The right-wing Likud party has emerged as the apparent winner in yesterday's (17 May) general election in Israel.
The right-wing Likud party has emerged as the apparent winner in yesterday's (17 May) general election in Israel. This means that its leader, Mr. Menachem Begin, will probably be asked to form a cabinet. He has called on other parties to join him in a government of national unity.
SYNOPSIS:Mr. Begin has tried eight times before to wrest power from the ruling Labour Party. At his ninth attempt he has succeeded.
The Polish-born lawyer founded the right-wing Herut, or Freedom, Party in 1948 -- the year of Israel's independence. He merged it with two other right-wing splinter groups in 1973 to form the present Likud, or Unity, Party. He is now 63.
In 1967, just before the Six-Day war, Mr. Begin joined a coalition government, as Minister without Portfolio. He stayed on when Mrs. Meir succeeded to the Premiership in 1969 -- but resigned a year later in protest against the United States Middle East peace plan. He thought it amounted to a wholesale withdrawal from territory occupied in the Six Day war.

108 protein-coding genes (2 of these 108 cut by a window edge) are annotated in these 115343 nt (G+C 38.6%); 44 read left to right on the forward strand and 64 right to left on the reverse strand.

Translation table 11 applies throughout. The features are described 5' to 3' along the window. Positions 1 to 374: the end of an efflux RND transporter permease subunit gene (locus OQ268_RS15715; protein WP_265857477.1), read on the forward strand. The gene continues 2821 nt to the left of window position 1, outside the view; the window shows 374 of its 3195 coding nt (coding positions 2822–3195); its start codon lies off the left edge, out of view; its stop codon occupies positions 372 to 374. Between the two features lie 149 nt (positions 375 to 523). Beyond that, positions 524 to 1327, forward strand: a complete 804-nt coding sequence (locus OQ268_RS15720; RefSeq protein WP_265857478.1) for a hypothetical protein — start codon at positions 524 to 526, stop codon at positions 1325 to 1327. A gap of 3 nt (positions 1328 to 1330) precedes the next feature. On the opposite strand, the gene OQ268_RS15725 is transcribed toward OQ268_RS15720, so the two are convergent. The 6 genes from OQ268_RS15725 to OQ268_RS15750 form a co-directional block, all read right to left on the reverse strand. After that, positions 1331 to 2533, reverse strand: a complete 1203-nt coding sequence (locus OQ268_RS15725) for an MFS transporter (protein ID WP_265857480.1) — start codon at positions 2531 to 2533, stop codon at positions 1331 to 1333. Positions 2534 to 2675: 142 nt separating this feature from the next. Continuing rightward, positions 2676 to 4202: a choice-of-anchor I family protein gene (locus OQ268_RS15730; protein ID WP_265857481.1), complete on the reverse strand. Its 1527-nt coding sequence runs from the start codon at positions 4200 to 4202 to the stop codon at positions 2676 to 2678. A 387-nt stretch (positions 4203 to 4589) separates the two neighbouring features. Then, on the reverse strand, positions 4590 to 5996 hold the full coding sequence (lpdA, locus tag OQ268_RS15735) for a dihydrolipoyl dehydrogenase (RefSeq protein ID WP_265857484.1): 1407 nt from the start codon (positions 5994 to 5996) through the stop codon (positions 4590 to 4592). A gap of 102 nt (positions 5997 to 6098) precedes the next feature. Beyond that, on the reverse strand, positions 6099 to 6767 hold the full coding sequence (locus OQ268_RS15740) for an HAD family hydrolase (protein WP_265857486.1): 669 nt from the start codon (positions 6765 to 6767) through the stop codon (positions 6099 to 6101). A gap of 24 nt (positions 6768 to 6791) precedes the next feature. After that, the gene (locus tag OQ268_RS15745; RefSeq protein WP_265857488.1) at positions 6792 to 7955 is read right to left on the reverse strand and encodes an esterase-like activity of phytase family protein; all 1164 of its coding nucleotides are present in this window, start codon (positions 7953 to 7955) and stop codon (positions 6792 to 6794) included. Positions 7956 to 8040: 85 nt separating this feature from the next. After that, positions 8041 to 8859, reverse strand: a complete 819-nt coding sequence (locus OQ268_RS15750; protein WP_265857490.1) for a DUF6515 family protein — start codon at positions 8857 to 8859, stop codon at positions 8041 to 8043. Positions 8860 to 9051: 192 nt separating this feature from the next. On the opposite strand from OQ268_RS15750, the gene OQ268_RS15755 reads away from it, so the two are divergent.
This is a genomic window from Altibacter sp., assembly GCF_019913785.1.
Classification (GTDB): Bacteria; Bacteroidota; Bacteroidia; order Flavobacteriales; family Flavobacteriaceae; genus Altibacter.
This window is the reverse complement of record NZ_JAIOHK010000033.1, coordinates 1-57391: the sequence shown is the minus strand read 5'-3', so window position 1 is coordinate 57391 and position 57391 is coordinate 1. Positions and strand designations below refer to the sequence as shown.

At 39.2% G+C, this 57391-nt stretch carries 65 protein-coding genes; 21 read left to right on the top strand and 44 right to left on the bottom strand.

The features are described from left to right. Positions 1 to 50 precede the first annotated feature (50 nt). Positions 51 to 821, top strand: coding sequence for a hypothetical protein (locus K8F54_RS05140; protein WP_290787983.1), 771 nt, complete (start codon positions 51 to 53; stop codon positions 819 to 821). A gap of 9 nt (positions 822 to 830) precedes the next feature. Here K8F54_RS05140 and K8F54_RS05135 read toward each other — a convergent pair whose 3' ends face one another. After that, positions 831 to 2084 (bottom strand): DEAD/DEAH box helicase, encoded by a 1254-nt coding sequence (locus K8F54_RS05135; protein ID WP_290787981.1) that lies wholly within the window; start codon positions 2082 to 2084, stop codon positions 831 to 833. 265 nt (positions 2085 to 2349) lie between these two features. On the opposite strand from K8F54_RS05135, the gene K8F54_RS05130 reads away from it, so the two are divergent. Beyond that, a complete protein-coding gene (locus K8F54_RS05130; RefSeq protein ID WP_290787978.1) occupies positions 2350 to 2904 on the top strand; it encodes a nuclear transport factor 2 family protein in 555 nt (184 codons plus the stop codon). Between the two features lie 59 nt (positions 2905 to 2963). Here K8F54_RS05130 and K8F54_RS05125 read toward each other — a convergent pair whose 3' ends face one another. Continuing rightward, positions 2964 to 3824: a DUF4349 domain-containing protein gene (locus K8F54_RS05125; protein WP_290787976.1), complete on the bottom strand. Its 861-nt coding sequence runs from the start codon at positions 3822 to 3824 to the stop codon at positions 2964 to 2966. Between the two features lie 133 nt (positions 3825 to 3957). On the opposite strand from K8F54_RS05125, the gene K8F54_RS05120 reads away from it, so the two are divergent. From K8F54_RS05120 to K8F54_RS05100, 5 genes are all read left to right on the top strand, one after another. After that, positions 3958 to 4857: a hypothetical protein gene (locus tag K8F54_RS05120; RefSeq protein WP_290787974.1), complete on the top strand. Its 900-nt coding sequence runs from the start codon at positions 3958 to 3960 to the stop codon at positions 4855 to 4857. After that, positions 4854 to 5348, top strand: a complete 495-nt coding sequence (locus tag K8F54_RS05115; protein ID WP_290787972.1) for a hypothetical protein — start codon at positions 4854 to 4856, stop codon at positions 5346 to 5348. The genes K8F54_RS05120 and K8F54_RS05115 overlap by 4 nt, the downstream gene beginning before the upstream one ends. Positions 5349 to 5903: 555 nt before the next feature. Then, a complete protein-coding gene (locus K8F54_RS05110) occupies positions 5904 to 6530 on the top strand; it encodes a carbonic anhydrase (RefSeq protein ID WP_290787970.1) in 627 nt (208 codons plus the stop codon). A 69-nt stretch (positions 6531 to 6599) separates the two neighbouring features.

In visiting London in 1972, he made peace with an old enemy. For as a young man, Menachem Begin had been commander of Irgun Zvai Leumi, the guerrilla organisation which fought for Israel's birth against the British authorities in Palestine. He was then described as "the most wanted man in Palestine", with a price of 10-thousand pounds sterling (17,000 U.S. dollars) on his head.
During the Kissinger negotiations, he fought determinedly against Israel's agreeing to give up territory. He denounced the interim agreement with Syria:
His personal appearances in the recent election campaign have been limited, because he had a heart attack two months ago, but he was in good form in a television debate with the Labour leader, Mr. Peres, two days before the polls.
The electors do not seem to have been deterred by his past reputation as a 'hawk'. And Mr. Begin himself said that the first act of any government he headed would be to call on the Arab leaders for immediate peace talks. "All of Israel", he said, "is striving for peace".